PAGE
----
OpenStack Adoption on a Torrid Pace | SUSE Communities

OpenStack Adoption on a Torrid Pace


What’s Driving Hybrid Cloud Adoption?

Over the next 2 years respondents predicted hybrid cloud growth would be the fastest (66%), followed by private cloud (55%) and public cloud (36%).  The use case driving hybrid cloud adoption is the desire, of 89% of those surveyed, to do development in the public cloud while hosting production workloads in their private cloud.  Key reasons for this approach include security (63%), data sovereignty (52%), performance related issues (52%) and cost (30%).    Many also wanted the freedom to place workloads where they make the most sense in terms of cost and performance.   For example,  I/O intensive workloads can drive up the networking costs of public clouds quickly, while development projects are often short in duration and require less bandwidth which may make the public cloud more cost efficient.

Is OpenStack the Answer?

OpenStack is following an adoption curve very similar to Linux.  Initial implementations by industry heavyweights has given way to production environments in companies of all sizes.   In this survey, 23% of organizations were in production (up from 15% in 2015), with 37% in testing and 22% expected to do so within 12 months.   This means that 82% of respondents are either now using or planning to use OpenStack.   The reasons for this rapid adoption are fairly well known:  flexibility (61%), reduced cost (52%), agility (47%), adaptability / integration (46%) and freedom of choice (44%).   OpenStack is one of the few platforms that enables them to combine legacy investments in hardware and software with leading-edge technologies including Platform as a Service (PaaS), containers, workload automation (including Kubernetes), and software-defined infrastructure.   Most of the latest innovations in IT are either introduced or available on OpenStack.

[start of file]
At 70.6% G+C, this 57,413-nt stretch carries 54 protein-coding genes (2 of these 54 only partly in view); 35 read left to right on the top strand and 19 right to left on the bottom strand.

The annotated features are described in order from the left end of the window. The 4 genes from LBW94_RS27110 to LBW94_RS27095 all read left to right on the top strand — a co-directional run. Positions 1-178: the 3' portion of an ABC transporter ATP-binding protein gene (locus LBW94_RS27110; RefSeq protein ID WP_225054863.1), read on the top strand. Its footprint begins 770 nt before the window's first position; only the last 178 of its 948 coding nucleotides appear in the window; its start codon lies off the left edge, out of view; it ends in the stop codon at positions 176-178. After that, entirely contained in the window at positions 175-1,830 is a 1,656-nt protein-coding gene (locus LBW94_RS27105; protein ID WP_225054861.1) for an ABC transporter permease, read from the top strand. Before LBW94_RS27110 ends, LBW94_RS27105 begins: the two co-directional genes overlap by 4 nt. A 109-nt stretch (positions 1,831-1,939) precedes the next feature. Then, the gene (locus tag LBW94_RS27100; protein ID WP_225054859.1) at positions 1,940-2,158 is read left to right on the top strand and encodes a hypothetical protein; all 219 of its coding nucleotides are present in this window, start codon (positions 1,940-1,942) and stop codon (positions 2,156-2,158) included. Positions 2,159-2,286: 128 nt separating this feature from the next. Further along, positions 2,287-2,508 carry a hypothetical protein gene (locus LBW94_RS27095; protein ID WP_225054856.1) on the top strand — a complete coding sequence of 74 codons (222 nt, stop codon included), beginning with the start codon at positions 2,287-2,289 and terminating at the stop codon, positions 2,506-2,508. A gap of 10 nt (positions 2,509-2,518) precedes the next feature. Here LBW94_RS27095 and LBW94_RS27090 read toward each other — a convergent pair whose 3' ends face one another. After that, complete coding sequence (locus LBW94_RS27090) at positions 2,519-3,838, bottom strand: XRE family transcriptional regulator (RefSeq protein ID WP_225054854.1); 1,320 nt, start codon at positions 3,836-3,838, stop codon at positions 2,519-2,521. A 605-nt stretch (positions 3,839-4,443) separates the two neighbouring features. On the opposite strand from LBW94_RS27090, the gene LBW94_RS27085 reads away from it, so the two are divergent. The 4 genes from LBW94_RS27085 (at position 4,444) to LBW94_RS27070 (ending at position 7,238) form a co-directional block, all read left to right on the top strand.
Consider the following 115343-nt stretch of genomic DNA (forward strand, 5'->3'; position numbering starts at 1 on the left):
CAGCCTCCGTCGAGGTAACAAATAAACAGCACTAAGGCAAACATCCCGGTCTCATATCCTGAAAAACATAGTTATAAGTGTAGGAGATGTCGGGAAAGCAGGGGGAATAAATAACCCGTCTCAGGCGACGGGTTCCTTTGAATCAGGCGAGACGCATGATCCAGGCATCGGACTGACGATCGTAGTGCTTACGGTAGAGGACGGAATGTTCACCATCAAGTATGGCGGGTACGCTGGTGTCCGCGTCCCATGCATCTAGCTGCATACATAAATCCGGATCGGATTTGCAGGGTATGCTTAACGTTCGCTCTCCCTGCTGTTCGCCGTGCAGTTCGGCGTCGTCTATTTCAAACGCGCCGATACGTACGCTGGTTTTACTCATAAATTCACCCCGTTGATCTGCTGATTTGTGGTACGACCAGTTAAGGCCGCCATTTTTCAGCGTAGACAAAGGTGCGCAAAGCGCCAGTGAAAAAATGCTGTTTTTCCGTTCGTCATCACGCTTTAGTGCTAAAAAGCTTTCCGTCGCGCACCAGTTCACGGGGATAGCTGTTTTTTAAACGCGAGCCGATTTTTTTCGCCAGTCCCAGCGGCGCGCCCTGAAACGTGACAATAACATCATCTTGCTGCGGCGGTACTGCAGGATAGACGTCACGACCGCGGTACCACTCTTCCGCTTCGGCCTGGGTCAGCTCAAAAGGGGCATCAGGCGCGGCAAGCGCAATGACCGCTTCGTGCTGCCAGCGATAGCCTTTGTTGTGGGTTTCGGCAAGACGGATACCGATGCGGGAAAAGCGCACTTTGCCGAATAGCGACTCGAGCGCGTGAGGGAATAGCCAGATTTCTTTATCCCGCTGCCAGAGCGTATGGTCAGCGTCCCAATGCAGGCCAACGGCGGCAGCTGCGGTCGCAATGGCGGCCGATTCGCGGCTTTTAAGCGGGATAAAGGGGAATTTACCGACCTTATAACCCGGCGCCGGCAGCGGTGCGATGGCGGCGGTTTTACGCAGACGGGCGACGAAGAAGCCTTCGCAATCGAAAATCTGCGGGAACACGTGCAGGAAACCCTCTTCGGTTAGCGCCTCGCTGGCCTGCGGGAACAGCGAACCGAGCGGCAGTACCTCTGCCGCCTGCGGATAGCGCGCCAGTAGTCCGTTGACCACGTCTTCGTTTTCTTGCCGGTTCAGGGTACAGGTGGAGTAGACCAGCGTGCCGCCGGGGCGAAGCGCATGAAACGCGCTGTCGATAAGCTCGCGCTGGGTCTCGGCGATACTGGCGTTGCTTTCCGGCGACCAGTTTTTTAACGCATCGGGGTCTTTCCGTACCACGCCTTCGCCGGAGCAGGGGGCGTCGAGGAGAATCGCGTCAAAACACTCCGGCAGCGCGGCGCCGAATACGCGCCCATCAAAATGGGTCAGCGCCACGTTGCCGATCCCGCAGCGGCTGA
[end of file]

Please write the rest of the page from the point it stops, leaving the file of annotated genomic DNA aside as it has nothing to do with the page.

Why is There a Perception that OpenStack is Difficult?

The majority of the respondents to this survey (82%) thought that deploying OpenStack was difficult.   I believe this is caused by two reasons:  1. They chose to download the upstream code and build it from scratch (55%) or 2.  Installation of OpenStack has been very difficult in the past and that experience has lingered.   Building your own distribution of OpenStack from the upstream code is not for the faint of heart.   It requires a rather large team of experts that can assemble all of the different pieces in a production-worthy environment.   Drivers from all of the hardware/software partners have to be tested and integrated.   Further, maintenance is a nightmare – OpenStack has a 6 month release cycle, so you’ll need to repeat this exercise frequently.    SUSE has made great strides in addressing these issues with award winning ease of installation and non-disruptive upgrades.

Conclusion:  Time to Include SUSE OpenStack Cloud on Your Short List of Technologies

OpenStack may no longer be the “shiny object” it once was, which conversely means that hype has given way to a cloud platform that has stabilized into a production-worthy environment.   Take control of your IT destiny by adopting the one platform that seamlessly integrates legacy and cloud-native architectures with no vendor lock-in.    SUSE OpenStack Cloud is the evolutionary path to your next generation Software Defined Data Center.  To learn more about SUSE OpenStack Cloud and the benefits our customers have gained, check out our new Total Economic Impact Study for SUSE OpenStack Cloud.



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